In his column this week at The Root, MSNBC contributor Jason Johnson made his latest launch into hyperbole as he claimed that the Trump administration "wants to return America" to the days of "white grievance, violence and discrimination" against blacks, referring to the Philadelphia transit strike of 1944 in which white workers opposed the promotion of blacks to better jobs. Johnson also coined the term "White Pride Week" to mock recent decisions by the administration on race-based college admissions and immigration policy changes.
On Wednesday, NPR’s Illinois affiliate WGLT promoted a claim without pushback by a McLean County, IL superintendent named Mark Daniel that, if the state passed a school vouchers program, the Land of Lincoln would plunge back half a century into “segregation.” Illinois is in a heated battle led by Republican Governor Bruce Rauner to enact a voucher program to allow students to succeed, individuals like Daniel and the public sector unions have resorted to such scare tactics.
August is the month when parents bid farewell to not only their college-bound youngsters but also a sizable chunk of cash for tuition. More than 18 million students attend our more than 4,300 degree-granting institutions. A question parents, their college-bound youngsters and taxpayers should ask: Is college worth it?
NPR aired a completely one-sided segment on Wednesday's Morning Edition that targeted the Attorney General Jeff Sessions's leadership of the Justice Department. Carrie Johnson played up that a possible Justice Department initiative targeting colleges' affirmative action policies on admissions was " just part of a broader rollback of Obama-era priorities in civil rights, from protecting LGBT people to drug policy to policing." The program exclusively turned to a former Obama-era official at DOJ, who bashed the attorney general for supposedly having a "decidedly anti-civil rights agenda."
The New York Times ran an astonishingly ignorant op-ed on Monday by writer Katherine Stewart, using historical fallacies to smear today’s critics of public schools as rooted in racism: “What ‘Government School’ Means.” The text box got to the point: “A phrase rooted not in libertarian economics but in Confederate rage.”
Journalist Lisa Miller has a hostile 5,500-word profile of "bully" Secretary of Education Betsy DeVos in the July 24 edition of New York magazine, complete with cloying, cutesy “portraits” of DeVos (none particularly gentle-looking) “commissioned” from schoolchildren. The headline selection serves as a reliable CliffsNotes summary of the text: “Who Is Betsy DeVos? And how did she get to be head of our schools?” The cover tag: “Betsy DeVos, Underperformer – The social promotion of an education zealot.”
What is a social justice warrior to do when confronted with racism between minorities? According to HBO's Insecure, just ignore it. In the July 30th episode, "Hella Questions," Issa (Issa Rae) and Frieda (Lisa Joyce) are faced with this question during their work at an after-school program.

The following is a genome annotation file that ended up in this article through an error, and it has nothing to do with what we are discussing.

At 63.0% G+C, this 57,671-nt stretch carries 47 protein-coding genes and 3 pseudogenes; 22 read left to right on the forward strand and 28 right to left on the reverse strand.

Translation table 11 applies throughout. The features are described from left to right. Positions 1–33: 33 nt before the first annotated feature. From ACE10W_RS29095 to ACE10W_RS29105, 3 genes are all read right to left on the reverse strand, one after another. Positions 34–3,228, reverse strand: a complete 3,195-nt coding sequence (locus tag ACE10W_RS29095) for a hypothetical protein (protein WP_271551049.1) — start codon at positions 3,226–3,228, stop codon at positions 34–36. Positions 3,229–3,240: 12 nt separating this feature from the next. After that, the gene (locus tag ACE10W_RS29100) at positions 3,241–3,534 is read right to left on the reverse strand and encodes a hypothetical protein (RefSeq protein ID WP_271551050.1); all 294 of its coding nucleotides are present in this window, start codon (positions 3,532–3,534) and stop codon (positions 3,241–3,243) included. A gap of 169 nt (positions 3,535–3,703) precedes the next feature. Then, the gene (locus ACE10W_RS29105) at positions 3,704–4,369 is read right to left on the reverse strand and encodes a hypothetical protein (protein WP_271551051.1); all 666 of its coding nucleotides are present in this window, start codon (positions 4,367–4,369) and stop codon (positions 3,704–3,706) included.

One of the core ideological issues that determines a person’s political philosophy is the degree to which one believes that unfavorable external circumstances can be overcome via persistence and hard work. If an individual believes that America is a place so racist, so intractably bigoted that few, if any, minorities will escape from its systemically corrupt clutches, it naturally follows that one would advocate for governmental redistribution of wealth from the benefactors of Rawlsian chance to those with an almost Calvinist predestination for serfdom.
I have recently been reminded of one of my earliest conclusions about the American left. I arrived at that conclusion when it was relatively civilized. In those days, we called it American liberalism, but even then it was fla fla. My conclusion was that when any entity falls under the dominance of liberalism, it loses all sense of its fundamental purpose. A city loses all sense of its purpose, which is governance. A university loses all sense of its purpose, which is education.
Timothy B. Lee is the Lead Writer for the "New Money" section of the reflexively leftist Vox.com. He has looked at what has happened to the city of St. Louis during the past 60 or so years, and thinks that Ronald Reagan is largely to blame. Too bad for him that most of the reasons for St. Louis's decline have absolutely nothing to do with the Gipper.
The latest season of Netflix’s Canadian teen drama, Degrassi: Next Class, perfectly captures the left’s social agenda for 2017. The show’s 4th season, which was released July 7, features a character to represent every social issue liberals obsess over. More than half of the characters on the show are queer and/or non-monogamous, and the liberal propaganda in the show ranges from Syrian refugees (one of whom is a lesbian), to a gender non-conforming girl, to lesbian prom queens, to three students participating in a polyamorous relationship.
Is there no limit to the level of disgusting behavior on college campuses that parents, taxpayers, donors and legislators will accept? Colleges have become islands of intolerance, and as with fish, the rot begins at the head. Let's examine some recent episodes representative of a general trend and ask ourselves why we should tolerate it plus pay for it.